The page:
Loading Events

« All Events

  • This event has passed.

GRASP Special Seminar: Sze Zheng Yong, Massachusetts Institute of Technology, “Control and Estimation of Hidden Mode Hybrid Systems with Applications to Autonomous Systems and Resilient Estimation”

May 21, 2015 @ 12:00 pm - 1:00 pm


 Hybrid systems are a modeling framework that allows for the combined consideration of continuous and discrete state dynamics. They are described by a finite collection of continuous systems, with each of these continuous dynamics corresponding to discrete modes of operation. Hidden mode hybrid systems are the special case when the mode is unknown or hidden and mode transitions are autonomous (i.e., there is no direct control over the switching process). In addition, by allowing unknown inputs in this framework, both deterministic and stochastic disturbance inputs and noise can also be considered. There are a large number of applications, such as urban transportation systems, human-automation systems as well as fault and attack identification in cyber-physical systems, in which it is not realistic to assume knowledge of the mode and disturbance inputs or they are simply impractical or too costly or unwieldy to measure. However, the literature on feedback control and estimation approaches for such systems is rather sparse.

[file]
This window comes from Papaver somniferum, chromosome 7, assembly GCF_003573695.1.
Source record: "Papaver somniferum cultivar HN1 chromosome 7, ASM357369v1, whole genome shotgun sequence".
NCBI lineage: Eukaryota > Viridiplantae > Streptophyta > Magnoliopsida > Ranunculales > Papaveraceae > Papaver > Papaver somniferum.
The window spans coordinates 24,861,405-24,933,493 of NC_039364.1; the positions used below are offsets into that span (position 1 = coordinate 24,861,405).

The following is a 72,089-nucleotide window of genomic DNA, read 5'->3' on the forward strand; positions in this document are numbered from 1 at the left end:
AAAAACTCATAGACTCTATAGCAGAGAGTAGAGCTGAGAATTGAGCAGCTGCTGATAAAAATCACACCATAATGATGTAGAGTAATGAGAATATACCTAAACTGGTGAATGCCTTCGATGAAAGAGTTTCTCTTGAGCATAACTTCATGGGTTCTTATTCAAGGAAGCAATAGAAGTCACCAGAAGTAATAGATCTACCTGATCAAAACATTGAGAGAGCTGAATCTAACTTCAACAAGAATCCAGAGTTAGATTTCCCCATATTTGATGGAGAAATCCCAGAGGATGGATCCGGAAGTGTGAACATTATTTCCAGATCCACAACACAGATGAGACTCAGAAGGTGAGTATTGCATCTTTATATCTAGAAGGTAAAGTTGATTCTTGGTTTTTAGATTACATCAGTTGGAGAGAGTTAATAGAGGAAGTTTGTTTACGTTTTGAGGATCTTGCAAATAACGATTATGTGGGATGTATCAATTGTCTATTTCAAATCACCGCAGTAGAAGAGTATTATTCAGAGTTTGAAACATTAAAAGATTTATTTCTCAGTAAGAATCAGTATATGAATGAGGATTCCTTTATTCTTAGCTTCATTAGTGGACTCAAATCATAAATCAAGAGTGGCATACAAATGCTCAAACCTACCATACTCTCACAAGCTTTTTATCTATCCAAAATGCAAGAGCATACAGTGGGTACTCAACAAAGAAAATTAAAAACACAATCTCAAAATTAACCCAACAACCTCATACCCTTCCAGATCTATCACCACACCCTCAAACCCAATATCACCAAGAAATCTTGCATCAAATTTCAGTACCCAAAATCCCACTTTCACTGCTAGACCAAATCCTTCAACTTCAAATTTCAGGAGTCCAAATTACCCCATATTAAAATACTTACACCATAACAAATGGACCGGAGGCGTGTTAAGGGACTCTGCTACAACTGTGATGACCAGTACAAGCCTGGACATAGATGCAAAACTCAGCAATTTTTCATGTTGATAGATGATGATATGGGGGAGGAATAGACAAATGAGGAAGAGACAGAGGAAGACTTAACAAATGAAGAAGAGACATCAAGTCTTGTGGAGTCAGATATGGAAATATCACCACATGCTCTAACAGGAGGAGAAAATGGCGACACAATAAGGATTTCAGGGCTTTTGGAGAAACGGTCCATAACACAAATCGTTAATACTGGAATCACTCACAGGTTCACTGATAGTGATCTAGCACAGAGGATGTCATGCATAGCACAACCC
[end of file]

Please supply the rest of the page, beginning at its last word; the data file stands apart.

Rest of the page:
In this talk, we first discuss a novel tracking control algorithm for uncertain hidden mode hybrid systems subject to input amplitude and rate constraints. This technique was applied to the dynamic landing of a helicopter without a ground contact sensor and the control of a car with automatic transmission. Then, we discuss the development of the first inference algorithms for simultaneously estimating states, unknown inputs and hidden modes of stochastic switched linear systems, along with an analysis of their properties. These inference algorithms provide the initial steps towards the realization of smart vehicles that can infer the hidden intention of other drivers without explicit communication, as well as smart power grids with reliable estimates despite faults or malicious attacks on its topology, actuators and sensors.


- Learn More

Sze Zheng Yong received the Diplom-Ingenieur (FH) degree in Automotive Engineering from Esslingen University of Applied Sciences, Esslingen, Germany in 2008. He is currently a Ph.D. candidate in the Department of Mechanical Engineering at the Massachusetts Institute of Technology (MIT); he is associated with the Laboratory for Information and Decision Systems. His main research interests are in the areas of control and estimation of cyber-physical systems and autonomous systems, with an emphasis on security and robustness as well as the modeling framework of hybrid systems with hidden modes.


May 21, 2015
12:00 pm - 1:00 pm
Event Category: